2020 Tokyo Olympics: US Swimmer Simone Manuel Wants Media To ‘Stop Interviewing’ Athletes after Poor Performances

by Clayton Edwards

Imagine working toward a goal for years, maybe even your entire life. Then, when you’re on the world’s biggest stage, you see your dreams crumble. Now, imagine someone sticking a microphone and camera in your face before you can truly process what just happened. Many Olympians don’t have to imagine what this is like. It is their reality. Even those who take home the gold feel the pressure during interviews. US swimmer Simone Manuel knows all about this. Frankly, the two-time gold medalist is fed up with how the media treats athletes who have just experienced a crushing loss.

Simone Manuel is no stranger to disappointment. She dominated the 2016 Rio Olympics. That year, she became the first Black woman to win an individual Olympic gold medal for swimming. She also set an Olympic record as well as an American record during those games. However, she came up short in the 2020 Tokyo Olympics. For instance, she won the gold in the 100-meter freestyle in 2016. However, she failed to qualify for the event in Tokyo. At the same time, she didn’t reach the 50-meter freestyle finals. However, she took home the silver medal for the event in 2016.

Yesterday, Simone Manuel took to Twitter to discuss her feelings about the way the media treats athletes after a “disappointing performance,” in a string of tweets.

Simone Manuel Opens Up About the Media

To kick off her rant, Simone Manuel said, “Please stop interviewing athletes right after a disappointing performance before they have any time to process anything. Trust me. They gave it their all. Nothing else people need to know at that time.”

Manuel makes a strong point. There is no denying that athletes give their all every time they compete. However, being at the Olympics takes that competitive spirit to a whole new level.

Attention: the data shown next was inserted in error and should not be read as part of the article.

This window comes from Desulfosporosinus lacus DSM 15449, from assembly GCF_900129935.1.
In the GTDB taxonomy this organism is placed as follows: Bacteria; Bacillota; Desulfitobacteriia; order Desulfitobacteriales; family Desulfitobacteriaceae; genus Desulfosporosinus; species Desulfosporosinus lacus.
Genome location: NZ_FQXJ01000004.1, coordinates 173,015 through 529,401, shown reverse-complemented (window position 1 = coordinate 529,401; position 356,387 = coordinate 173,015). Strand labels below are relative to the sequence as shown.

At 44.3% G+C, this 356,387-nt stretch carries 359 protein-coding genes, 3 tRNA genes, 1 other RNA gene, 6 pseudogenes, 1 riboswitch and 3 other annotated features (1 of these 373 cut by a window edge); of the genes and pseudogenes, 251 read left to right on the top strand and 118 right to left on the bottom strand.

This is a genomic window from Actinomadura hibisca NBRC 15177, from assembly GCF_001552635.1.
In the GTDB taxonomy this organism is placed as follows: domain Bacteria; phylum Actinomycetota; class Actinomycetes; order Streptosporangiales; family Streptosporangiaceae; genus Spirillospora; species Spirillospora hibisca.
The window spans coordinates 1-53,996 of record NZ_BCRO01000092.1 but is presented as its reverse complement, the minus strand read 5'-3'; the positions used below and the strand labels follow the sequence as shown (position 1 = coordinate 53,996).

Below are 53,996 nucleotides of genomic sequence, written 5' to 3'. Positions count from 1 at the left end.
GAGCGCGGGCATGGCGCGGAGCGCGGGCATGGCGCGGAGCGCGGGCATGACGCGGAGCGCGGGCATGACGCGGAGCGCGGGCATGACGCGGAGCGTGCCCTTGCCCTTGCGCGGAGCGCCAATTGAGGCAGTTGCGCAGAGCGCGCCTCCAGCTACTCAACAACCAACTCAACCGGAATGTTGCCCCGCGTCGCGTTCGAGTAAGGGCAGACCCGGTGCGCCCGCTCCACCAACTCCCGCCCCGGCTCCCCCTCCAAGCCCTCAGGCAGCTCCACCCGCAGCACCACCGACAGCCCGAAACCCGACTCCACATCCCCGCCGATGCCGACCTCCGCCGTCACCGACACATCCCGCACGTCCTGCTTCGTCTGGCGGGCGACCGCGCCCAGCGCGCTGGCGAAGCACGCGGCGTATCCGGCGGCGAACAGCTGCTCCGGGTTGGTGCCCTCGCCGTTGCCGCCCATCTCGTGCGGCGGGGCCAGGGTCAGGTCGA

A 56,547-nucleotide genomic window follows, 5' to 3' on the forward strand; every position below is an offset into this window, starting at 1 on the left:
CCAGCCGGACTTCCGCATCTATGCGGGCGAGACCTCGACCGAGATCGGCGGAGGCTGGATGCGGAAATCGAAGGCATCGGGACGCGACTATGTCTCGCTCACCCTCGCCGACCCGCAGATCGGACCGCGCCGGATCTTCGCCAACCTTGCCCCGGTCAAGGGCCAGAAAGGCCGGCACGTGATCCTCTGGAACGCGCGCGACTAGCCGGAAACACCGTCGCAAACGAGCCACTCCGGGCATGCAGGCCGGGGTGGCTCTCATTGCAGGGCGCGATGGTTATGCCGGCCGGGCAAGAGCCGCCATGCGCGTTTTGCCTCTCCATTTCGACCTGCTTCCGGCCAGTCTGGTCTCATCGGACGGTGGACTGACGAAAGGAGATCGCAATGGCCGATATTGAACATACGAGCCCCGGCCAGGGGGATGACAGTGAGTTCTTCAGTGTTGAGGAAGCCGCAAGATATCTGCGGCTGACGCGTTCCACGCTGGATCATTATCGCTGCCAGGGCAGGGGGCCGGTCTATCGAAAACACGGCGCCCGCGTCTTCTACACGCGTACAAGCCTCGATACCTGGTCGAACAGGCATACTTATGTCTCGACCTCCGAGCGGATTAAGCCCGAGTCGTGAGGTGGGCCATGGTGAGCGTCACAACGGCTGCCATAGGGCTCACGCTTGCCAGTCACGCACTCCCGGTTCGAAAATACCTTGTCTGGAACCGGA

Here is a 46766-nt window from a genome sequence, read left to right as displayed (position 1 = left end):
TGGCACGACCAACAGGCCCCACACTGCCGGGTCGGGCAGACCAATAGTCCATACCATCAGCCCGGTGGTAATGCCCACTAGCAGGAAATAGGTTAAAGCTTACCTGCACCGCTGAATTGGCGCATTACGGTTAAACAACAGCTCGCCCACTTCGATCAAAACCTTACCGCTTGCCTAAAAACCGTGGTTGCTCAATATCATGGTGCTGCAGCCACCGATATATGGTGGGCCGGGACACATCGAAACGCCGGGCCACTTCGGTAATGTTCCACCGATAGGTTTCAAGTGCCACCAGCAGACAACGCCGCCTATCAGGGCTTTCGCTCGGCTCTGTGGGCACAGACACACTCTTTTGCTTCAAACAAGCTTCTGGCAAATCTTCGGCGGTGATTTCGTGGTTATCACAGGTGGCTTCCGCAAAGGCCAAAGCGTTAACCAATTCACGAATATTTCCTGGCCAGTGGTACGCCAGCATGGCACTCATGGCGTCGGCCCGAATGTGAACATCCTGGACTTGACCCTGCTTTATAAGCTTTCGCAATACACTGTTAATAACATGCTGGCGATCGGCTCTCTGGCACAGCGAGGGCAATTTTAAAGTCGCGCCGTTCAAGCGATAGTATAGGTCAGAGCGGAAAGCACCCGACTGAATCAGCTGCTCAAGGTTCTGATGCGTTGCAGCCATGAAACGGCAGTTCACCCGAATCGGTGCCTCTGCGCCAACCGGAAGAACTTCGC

Simone Manuel went on to address the lack of empathy for athletes, calling it problematic. She also said, “The amount of people who say we’re just sore losers or that we are ‘obligated’ to do the interviews is problematic.” At the same time, Manuel notes that she understands the role of the media. She studied communications in college and took multiple journalism classes. So, she knows both sides of the interview process.

As an athlete, Simone Manuel says that she’s “hyper-aware,” of how the media’s role can be improved for the greater good. Manuel says that journalists should be trained to deal with athletes, especially after a disappointing performance. She adds that the training should teach journalists to look at athletes as humans with emotions. She wrote, “It’s mentally and emotionally exhausting to coherently answer questions while trying to process the fact that people already saw you fall short of the goals you worked so hard for on the world’s biggest stage.”

Simone Manuel went on to say that much of an Olympian’s life is public knowledge. However, not all of their emotions should be on public display. After all, she notes, “It’s not on public display when someone gets fired from a job or fails a test. As athletes, we aren’t obligated to give people all of our soul.”